Cold Test Results

For the testing of PSUs, we are using high precision electronic loads with a maximum power draw of 2700 Watts, a Rigol DS5042M 40 MHz oscilloscope, an Extech 380803 power analyzer, two high precision UNI-T UT-325 digital thermometers, an Extech HD600 SPL meter, a self-designed hotbox and various other bits and parts. For a thorough explanation of our testing methodology and more details on our equipment, please refer to our How We Test PSUs - 2014 Pipeline post.

Interestingly, the 1STPlayer Steampunk 750W PSU easily meets the 80Plus Gold certification standard when powered from either a 230 VAC or 115 VAC source. As a matter of fact, it almost complies with the 80Plus Platinum certification, surpassing its requirements for the most of the chart. It only suffers from a quickly diminishing efficiency at loads greater than 90%, dropping its efficiency down to 88.3% under maximum load, which prevented the unit from getting an 80Plus Platinum certification. In fact we're a bit surprised that the manufacturer didn't use this platform to make an 80Plus Platinum unit as well. 1STPlayer could have easily used the same platform and dialed down the maximum rated power output of the unit slightly, which would have allowed them to market a slightly less powerful PSU but with an 80Plus Platinum certification.

Overall 1STPlayer kept everything as simple as possible, and they did not implement any advanced thermal control schemes, such as semi-fanless operation. The fan is dead quiet at low loads but will start becoming noticeable when the unit is at about 50% of its rated capacity. Noise levels keep climbing after that, reaching 46.1 dB(A) under maximum load, a high figure for most users. That said, it would not be sensible to run the PSU at a maximum load for prolonged periods of time, so the noise levels during regular use should always be within comfortable levels so long as the unit is installed inside a well-ventilated case.

The 1STPlayer SteamPunk 80+ Gold 750W PSU Hot Test Results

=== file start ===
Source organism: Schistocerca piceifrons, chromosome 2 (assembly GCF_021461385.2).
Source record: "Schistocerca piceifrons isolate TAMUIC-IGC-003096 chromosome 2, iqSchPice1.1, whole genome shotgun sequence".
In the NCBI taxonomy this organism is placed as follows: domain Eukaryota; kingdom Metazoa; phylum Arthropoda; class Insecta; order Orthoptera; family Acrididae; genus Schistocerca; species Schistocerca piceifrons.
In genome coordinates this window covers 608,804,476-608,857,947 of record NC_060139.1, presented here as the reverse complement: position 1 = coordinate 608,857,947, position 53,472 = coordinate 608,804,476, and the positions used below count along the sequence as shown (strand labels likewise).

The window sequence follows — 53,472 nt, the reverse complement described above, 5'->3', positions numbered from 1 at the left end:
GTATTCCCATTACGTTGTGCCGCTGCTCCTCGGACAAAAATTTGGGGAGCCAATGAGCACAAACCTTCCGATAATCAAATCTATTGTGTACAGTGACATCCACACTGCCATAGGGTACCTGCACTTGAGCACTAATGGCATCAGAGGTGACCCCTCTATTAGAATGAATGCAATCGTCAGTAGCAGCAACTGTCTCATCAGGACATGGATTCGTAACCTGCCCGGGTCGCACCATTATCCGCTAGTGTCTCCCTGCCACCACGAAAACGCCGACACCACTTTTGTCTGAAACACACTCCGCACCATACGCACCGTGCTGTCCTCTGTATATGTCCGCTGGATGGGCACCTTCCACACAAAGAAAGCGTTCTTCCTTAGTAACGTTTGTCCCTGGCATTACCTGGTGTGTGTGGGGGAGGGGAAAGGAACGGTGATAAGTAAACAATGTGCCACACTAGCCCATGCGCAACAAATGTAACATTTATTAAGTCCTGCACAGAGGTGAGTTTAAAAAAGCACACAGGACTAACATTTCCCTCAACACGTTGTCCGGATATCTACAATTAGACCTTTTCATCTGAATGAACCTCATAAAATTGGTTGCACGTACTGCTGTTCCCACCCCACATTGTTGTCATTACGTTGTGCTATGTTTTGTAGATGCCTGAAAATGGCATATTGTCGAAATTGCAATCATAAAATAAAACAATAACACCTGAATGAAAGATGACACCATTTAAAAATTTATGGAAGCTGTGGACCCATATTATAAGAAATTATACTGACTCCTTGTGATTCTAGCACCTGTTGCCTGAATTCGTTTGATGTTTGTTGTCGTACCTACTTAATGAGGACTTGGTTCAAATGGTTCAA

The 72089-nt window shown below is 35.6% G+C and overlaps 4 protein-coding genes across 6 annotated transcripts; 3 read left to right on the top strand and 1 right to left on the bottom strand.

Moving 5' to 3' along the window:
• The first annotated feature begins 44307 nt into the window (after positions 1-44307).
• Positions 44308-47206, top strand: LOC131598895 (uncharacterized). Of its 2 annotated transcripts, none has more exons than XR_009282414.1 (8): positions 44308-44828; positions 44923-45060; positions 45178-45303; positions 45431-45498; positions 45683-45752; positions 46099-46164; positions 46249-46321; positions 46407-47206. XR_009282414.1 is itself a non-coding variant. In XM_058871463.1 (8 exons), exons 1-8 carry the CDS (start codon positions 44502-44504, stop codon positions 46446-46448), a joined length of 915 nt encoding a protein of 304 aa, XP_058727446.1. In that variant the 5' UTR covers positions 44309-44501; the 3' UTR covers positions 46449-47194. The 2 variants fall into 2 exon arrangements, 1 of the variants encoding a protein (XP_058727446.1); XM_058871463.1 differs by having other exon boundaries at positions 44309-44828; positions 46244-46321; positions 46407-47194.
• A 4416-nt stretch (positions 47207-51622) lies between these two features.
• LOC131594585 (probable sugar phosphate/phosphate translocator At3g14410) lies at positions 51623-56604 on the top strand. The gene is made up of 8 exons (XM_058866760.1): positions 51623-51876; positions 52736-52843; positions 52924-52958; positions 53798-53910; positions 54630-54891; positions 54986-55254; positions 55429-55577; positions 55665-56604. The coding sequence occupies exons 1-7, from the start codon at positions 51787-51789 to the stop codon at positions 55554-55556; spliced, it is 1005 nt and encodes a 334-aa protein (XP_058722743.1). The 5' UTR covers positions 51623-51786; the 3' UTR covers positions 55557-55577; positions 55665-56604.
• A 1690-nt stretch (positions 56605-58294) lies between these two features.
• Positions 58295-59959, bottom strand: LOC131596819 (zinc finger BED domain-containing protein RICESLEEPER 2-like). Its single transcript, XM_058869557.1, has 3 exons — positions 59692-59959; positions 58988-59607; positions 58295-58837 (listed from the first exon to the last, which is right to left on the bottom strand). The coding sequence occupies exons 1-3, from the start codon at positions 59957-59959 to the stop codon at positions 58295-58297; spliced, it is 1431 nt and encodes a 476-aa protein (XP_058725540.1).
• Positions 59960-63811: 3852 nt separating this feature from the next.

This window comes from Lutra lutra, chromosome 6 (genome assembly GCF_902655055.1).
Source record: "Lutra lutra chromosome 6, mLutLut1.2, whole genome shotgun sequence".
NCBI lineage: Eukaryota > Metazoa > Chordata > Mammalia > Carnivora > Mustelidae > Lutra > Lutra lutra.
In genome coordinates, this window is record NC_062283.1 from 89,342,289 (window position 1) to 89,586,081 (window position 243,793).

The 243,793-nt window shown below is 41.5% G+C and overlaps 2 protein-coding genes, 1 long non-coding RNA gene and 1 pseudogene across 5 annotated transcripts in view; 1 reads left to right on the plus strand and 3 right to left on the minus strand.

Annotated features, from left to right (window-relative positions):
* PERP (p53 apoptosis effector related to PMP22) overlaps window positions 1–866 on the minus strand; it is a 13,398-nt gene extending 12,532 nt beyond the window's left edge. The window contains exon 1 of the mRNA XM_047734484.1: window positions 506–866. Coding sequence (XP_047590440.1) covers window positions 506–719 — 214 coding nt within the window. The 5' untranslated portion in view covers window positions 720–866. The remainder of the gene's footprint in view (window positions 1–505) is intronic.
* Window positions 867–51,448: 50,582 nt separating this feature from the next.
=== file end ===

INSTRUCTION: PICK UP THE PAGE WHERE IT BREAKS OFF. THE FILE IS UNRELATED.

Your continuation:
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  • six_tymes - Sunday, May 17, 2020 - link

    true, anything to help when running power hungry heat maker amd chips. Reply
  • Icehawk - Tuesday, May 12, 2020 - link

    Does it come with a set of brass goggles? Reply
  • Spunjji - Tuesday, May 12, 2020 - link

    Now this is a comment I can get behind 😎 Reply
  • 1_rick - Tuesday, May 12, 2020 - link

    They didn't even stick any[1] gears on it! How can they call it steampunk?

    [1] I'm not counting the crude drawing on the fan.
    Reply
  • Deicidium369 - Tuesday, May 12, 2020 - link

    I mean a little brass at least... Reply
  • anirudhs - Tuesday, May 12, 2020 - link

    Does Steampunk plan to offer SFX\SFX-L power supplies? Reply
  • Deicidium369 - Tuesday, May 12, 2020 - link

    Did you read the review? If you did you wouldn't care about anything else from this company. Reply
  • lmcd - Monday, May 18, 2020 - link

    They're a sane fan profile away from a solid power supply. Given that ITX loads tend to be even lower and less likely to use 3.3V and 5V lines, it's possible a market entrant with supply chain advantages could choose to undercut the 500W SFX-L power supply market. Reply
  • ozzuneoj86 - Tuesday, May 12, 2020 - link

    Lets write Steampunk on the side of a product and not actually have any even remotely Steampunk themed cosmetic features.

    Seriously... I know gears, brass and shades of brown aren't exactly new and innovative ideas, but I think it's actually worse to just use the name of a cliche "theme" without having any of it's features.
    Reply
  • anirudhs - Tuesday, May 12, 2020 - link

    Maybe a Bioshock special edition? :-P Reply

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